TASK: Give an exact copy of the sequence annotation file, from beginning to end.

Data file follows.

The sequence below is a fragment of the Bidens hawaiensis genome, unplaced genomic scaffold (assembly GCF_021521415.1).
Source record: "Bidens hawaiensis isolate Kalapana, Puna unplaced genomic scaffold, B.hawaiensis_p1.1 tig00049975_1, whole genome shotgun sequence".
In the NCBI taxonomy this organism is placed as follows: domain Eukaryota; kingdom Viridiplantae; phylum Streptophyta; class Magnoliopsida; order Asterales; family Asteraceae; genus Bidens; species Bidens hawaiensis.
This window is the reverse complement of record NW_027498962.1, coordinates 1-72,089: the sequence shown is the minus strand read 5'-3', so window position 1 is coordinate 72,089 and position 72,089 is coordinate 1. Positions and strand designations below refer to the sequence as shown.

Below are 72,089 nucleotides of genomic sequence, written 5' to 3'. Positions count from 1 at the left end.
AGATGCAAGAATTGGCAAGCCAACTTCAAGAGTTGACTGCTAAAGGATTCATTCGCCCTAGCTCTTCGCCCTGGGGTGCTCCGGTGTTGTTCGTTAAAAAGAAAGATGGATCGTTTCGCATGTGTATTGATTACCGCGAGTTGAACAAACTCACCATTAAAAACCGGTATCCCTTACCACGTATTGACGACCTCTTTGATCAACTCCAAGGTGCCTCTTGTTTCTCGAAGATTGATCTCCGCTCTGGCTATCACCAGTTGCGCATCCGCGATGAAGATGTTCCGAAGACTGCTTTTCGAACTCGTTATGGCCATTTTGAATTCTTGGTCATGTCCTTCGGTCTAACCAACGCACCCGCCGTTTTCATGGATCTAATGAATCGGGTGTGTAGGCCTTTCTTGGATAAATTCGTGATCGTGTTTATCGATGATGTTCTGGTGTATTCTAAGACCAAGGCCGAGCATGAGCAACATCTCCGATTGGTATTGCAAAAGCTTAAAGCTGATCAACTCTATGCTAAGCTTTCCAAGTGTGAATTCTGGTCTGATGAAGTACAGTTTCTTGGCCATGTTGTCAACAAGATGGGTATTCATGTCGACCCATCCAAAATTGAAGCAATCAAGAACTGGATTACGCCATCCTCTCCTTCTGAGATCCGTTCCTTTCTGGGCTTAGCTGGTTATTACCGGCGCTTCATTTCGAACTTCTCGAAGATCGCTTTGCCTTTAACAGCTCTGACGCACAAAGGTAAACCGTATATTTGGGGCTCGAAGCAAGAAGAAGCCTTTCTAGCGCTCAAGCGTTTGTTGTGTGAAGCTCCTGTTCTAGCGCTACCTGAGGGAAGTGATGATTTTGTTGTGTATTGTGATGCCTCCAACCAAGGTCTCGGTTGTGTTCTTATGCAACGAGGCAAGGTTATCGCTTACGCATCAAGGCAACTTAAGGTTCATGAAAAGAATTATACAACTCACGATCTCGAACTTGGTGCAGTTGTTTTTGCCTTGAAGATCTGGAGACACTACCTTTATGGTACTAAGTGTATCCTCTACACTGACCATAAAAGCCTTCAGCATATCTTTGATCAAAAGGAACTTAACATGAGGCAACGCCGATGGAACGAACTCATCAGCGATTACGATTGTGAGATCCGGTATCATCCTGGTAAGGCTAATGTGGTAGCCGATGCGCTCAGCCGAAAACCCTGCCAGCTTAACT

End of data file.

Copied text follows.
The sequence below is a fragment of the Bidens hawaiensis genome, unplaced genomic scaffold (assembly GCF_021521415.1).
Source record: "Bidens hawaiensis isolate Kalapana, Puna unplaced genomic scaffold, B.hawaiensis_p1.1 tig00049975_1, whole genome shotgun sequence".
In the NCBI taxonomy this organism is placed as follows: domain Eukaryota; kingdom Viridiplantae; phylum Streptophyta; class Magnoliopsida; order Asterales; family Asteraceae; genus Bidens; species Bidens hawaiensis.
This window is the reverse complement of record NW_027498962.1, coordinates 1-72,089: the sequence shown is the minus strand read 5'-3', so window position 1 is coordinate 72,089 and position 72,089 is coordinate 1. Positions and strand designations below refer to the sequence as shown.

Below are 72,089 nucleotides of genomic sequence, written 5' to 3'. Positions count from 1 at the left end.
AGATGCAAGAATTGGCAAGCCAACTTCAAGAGTTGACTGCTAAAGGATTCATTCGCCCTAGCTCTTCGCCCTGGGGTGCTCCGGTGTTGTTCGTTAAAAAGAAAGATGGATCGTTTCGCATGTGTATTGATTACCGCGAGTTGAACAAACTCACCATTAAAAACCGGTATCCCTTACCACGTATTGACGACCTCTTTGATCAACTCCAAGGTGCCTCTTGTTTCTCGAAGATTGATCTCCGCTCTGGCTATCACCAGTTGCGCATCCGCGATGAAGATGTTCCGAAGACTGCTTTTCGAACTCGTTATGGCCATTTTGAATTCTTGGTCATGTCCTTCGGTCTAACCAACGCACCCGCCGTTTTCATGGATCTAATGAATCGGGTGTGTAGGCCTTTCTTGGATAAATTCGTGATCGTGTTTATCGATGATGTTCTGGTGTATTCTAAGACCAAGGCCGAGCATGAGCAACATCTCCGATTGGTATTGCAAAAGCTTAAAGCTGATCAACTCTATGCTAAGCTTTCCAAGTGTGAATTCTGGTCTGATGAAGTACAGTTTCTTGGCCATGTTGTCAACAAGATGGGTATTCATGTCGACCCATCCAAAATTGAAGCAATCAAGAACTGGATTACGCCATCCTCTCCTTCTGAGATCCGTTCCTTTCTGGGCTTAGCTGGTTATTACCGGCGCTTCATTTCGAACTTCTCGAAGATCGCTTTGCCTTTAACAGCTCTGACGCACAAAGGTAAACCGTATATTTGGGGCTCGAAGCAAGAAGAAGCCTTTCTAGCGCTCAAGCGTTTGTTGTGTGAAGCTCCTGTTCTAGCGCTACCTGAGGGAAGTGATGATTTTGTTGTGTATTGTGATGCCTCCAACCAAGGTCTCGGTTGTGTTCTTATGCAACGAGGCAAGGTTATCGCTTACGCATCAAGGCAACTTAAGGTTCATGAAAAGAATTATACAACTCACGATCTCGAACTTGGTGCAGTTGTTTTTGCCTTGAAGATCTGGAGACACTACCTTTATGGTACTAAGTGTATCCTCTACACTGACCATAAAAGCCTTCAGCATATCTTTGATCAAAAGGAACTTAACATGAGGCAACGCCGATGGAACGAACTCATCAGCGATTACGATTGTGAGATCCGGTATCATCCTGGTAAGGCTAATGTGGTAGCCGATGCGCTCAGCCGAAAACCCTGCCAGCTTAACT